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Bhopal Gas Tragedy – A Travesty On Humanity

Bhopal Gas Tragedy

Bhopal Gas Tragedy

Somebody had once said “The most positive thing in life is when we set our alarms at night, with complete confidence that we are going to be able to hear it the next morning and wake up.”  This thought seems gets driven home when one witnesses the horrors of the Bhopal gas tragedy. On December 3rd, 1984, almost an entire town died in their sleep when the deadly fumes of methyl isocyanate leaked out of the Union Carbide factory in Bhopal at night. The people, who did wake up, suffered serious and instant injuries as soon as they opened their eyes – most of them were blinded instantly. Even 20 years later, the children of the survivors continue to be born with physical disabilities. The horror and the agony of it all, one would think, would touch even a stone heart.

Apparently not. The recent events have proved that Indian politicians are beyond human emotions and humanity in itself. Had such an event occurred in any other developed country, it would be dealt with extreme severity, and would have been given the highest level of importance. For example, in the BP oil spill case in the US that killed 11 people and many dolphins, BP has been heavily penalised not only for the human lives and the loss of property, but for each dolphin that died. And this decision was made within a matter of few weeks. Where as in India, the unfortunate victims who were promised justice 25 years ago, had their old wounds reopened, exposed and salted last week, when the court awarded the culprits – the board of directors of the Union Carbide company a pathetic 2 years of prison time – bailable for a meagre Rs 25000. The victims received less than that amount – and that too, not all of them have been compensated. The main culprit, CEO OF UCIL, Mr. Anderson, had been allowed to escape to the safe confines of the US 25 years ago.

There is no doubt regarding who is to blame. There is absolutely no doubt, about who made calls to whom, and how many Swiss bank accounts were credited during this incident. Yet, even now, politicians continue to fool the public with their pathetic blame games. They feel that in raising irrelevant points, and by pushing the blame around, until the next major piece of news comes up to divert the attention of the media, the public’s demands can be stalled. However, they must realise that after witnessing so many years of their games, the public is no longer innocent or gullible. Everybody knows exactly what they are up to, and by playing their games, they are only managing to raise the disgust and the contempt of the people.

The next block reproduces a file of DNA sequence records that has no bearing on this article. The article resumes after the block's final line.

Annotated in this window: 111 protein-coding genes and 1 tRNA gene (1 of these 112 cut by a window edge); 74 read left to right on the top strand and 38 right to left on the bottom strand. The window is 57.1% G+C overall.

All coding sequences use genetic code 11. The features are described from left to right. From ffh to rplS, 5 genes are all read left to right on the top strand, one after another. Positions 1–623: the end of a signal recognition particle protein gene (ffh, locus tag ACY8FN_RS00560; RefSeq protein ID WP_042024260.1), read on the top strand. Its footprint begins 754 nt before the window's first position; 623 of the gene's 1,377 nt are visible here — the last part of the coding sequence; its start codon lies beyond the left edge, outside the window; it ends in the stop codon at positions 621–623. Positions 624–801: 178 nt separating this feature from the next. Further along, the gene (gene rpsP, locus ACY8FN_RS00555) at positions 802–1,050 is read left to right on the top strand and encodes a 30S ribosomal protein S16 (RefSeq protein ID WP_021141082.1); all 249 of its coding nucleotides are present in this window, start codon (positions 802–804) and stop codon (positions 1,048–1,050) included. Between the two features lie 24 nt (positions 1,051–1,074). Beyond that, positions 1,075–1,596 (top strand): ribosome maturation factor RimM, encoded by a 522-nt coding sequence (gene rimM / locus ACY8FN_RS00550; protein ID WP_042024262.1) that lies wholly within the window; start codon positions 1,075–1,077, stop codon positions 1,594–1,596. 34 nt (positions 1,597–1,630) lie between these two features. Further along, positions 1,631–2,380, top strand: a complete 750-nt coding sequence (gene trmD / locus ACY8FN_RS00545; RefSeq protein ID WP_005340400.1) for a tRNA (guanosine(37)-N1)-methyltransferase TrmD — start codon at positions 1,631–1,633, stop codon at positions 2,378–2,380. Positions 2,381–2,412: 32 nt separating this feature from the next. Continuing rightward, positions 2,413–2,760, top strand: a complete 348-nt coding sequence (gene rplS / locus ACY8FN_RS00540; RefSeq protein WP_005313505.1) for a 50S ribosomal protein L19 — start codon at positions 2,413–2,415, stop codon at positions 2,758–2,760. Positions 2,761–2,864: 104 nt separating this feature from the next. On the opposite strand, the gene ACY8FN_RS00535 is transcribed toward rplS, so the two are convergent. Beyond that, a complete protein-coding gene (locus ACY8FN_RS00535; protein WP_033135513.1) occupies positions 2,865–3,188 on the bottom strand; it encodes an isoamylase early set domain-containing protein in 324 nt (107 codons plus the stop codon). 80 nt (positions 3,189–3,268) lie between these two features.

Yet, some factors remain – if the government were to modify laws such that strict action could be taken against the management of companies in case of such events, the insurance costs would shoot up, thus raising the amount of investments MNC would have to make. It would also mean a tighter exit route for them. This would reduce the number of investments in India, and even with the existing ones, the costs would get reflected in the market – the cost of electricity, cooking gas, and other products like food, etc would shoot up. And again, people would blame the government.

Justice in America was served, true. But this was also because the people there are ready to pay the price. Citizens of western developed nations pay extremely high taxes on their salaries, which are unavoidable. They also pay extremely huge amounts on insurance (which again is compulsory and unavoidable), basic utilities like electricity and gas, telephone bills, etc. Will this be acceptable to the spoilt Indian consumer – who is used to paying the lowest prices in the world on almost all items (except petrol and diesel)? No one will say. And meanwhile, the politicians continue with their blame games, the media continues to have a ball, and the hapless victims of the tragedy continue to suffer their losses.

About Anindita Chatterjee

Career and Education: I am currently PGDM 2nd year student (operations) from K J Somaiya Institute of Management Studies and research, Mumbai. I had a prior work experience of almost 2 years at Verizon Data Services India, Hyderabad, where I served as a server administrator. My work involved troubleshooting all kinds of OS and Hardware problems with Windows 2003 servers. My graduation consists of BE in IT from CBIT, Hyderabad. Social: Born in Mumbai to Bengali parents, raised in Hyderabad, studying now in Mumbai, I am pretty much the PAN Indian. I love making friends and meeting new people, although I wouldn’t really call myself a social butterfly. I love writing, and am a voracious reader – be it fiction or non-fiction. I think that one of the biggest comforts in life is being able to curl up on the couch with a great, exciting new book after a day’s work. I also enjoy all kinds of music, and I am a complete movie buff. I realise that there are grey areas in most issues, but I do call a spade a spade, when it’s glaringly obvious. I believe in God, but I’m not religious. I feel that it’s important to focus on the purpose rather than the medium used to achieve the purpose.

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